Margherita T Cantorna, Ph.D.
- Postdoctoral Fellow in Biochemistry, University of Wisconsin-Madison
- PhD in Immunology, University of Wisconsin-Madison
- BS in Chemistry, University of Illinois-Urbana
Vitamin D Regulation of the Immune System
The classic functions of vitamin D are in the regulation of bone remodeling and calcium homeostasis. The identification of vitamin D receptors in cells of the immune system sparked the early interest in vitamin D as an immune system regulator. Anecdotal data suggests a link between vitamin D status and the human autoimmune disease multiple sclerosis (MS). Experimentally, vitamin D deficiency exacerbates experimental autoimmune encephalomyelitis (EAE) an animal model of MS. Conversely, vitamin D supplementation prevents and ameliorates symptoms of EAE. The overall goal of the laboratory is to identify and characterize the cellular and molecular targets of vitamin D in the immune system and to therefore understand why vitamin D treatments are effective in EAE. In addition we are interested in identifying other diseases/conditions which might be affected by vitamin D status.
Nutritional control of host resistance to infection
Vitamin A and vitamin D regulate T cells. Experiments utilize an infection in mice that resembles human infections with enterophathogenic Escherica coli. Experiments determine the targets of vitamin A or vitamin D as regulators of the mucosal immune response to infection. Vitamin A deficient and vitamin D deficient mice are highly susceptible to infection of the gastrointestinal tract. In addition, the bacterial microbiota in the gut is regulated by vitamin A and vitamin D. Mechanisms to explain the effects of these nutrients on host resistance are the focus of this work.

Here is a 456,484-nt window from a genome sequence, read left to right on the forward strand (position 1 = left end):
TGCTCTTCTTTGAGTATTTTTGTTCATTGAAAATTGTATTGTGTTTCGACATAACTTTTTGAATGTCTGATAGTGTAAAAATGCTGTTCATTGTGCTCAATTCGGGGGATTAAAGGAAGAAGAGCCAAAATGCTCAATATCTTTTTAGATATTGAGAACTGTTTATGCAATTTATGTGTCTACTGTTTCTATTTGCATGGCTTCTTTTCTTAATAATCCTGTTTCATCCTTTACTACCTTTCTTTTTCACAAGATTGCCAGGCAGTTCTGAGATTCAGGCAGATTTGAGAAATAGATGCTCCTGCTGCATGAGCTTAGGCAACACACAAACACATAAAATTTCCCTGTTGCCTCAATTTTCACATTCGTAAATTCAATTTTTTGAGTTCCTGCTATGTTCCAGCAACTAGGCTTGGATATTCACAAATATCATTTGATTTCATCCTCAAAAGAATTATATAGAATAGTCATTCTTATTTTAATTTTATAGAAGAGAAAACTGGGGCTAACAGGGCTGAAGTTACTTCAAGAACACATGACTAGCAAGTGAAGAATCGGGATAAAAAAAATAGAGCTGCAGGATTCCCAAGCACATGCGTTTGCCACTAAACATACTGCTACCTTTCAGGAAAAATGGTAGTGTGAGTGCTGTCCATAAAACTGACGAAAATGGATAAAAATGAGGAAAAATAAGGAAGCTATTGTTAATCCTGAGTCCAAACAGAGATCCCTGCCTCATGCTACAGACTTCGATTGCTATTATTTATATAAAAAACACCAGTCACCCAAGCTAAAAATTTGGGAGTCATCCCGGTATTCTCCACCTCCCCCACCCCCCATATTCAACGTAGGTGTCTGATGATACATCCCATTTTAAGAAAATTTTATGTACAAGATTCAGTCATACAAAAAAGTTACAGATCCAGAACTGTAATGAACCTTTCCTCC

Vitamin D status and inflammatory bowel disease
Inflammatory bowel diseases (IBDs) are immune mediated diseases of unknown etiology affecting the gastrointestinal tract. There are several factors, which suggest that vitamin D status and IBD are linked. The first is the geographical distribution of IBD. IBD is most prevalent in northern climates such as North America and Northern Europe . A major source of vitamin D is from its manufacture via a photolysis reaction in the skin and vitamin D synthesis from sunlight exposure is significantly less in northern climates. The second factor, which links vitamin D and IBD, is diet. Weight loss and vitamin D deficiency occurs in 65-75% of patients diagnosed with IBD. Whether vitamin D deficiency is a cause or an effect of IBD development is not known. We hypothesize and are presently in the process of determining whether vitamin D deficiency will exacerbate experimental IBD and whether supplementation with vitamin D will ameliorate symptoms of IBD.
- Immunology and Infectious Disease Research Faculty
- Regulation of the immune system by vitamin D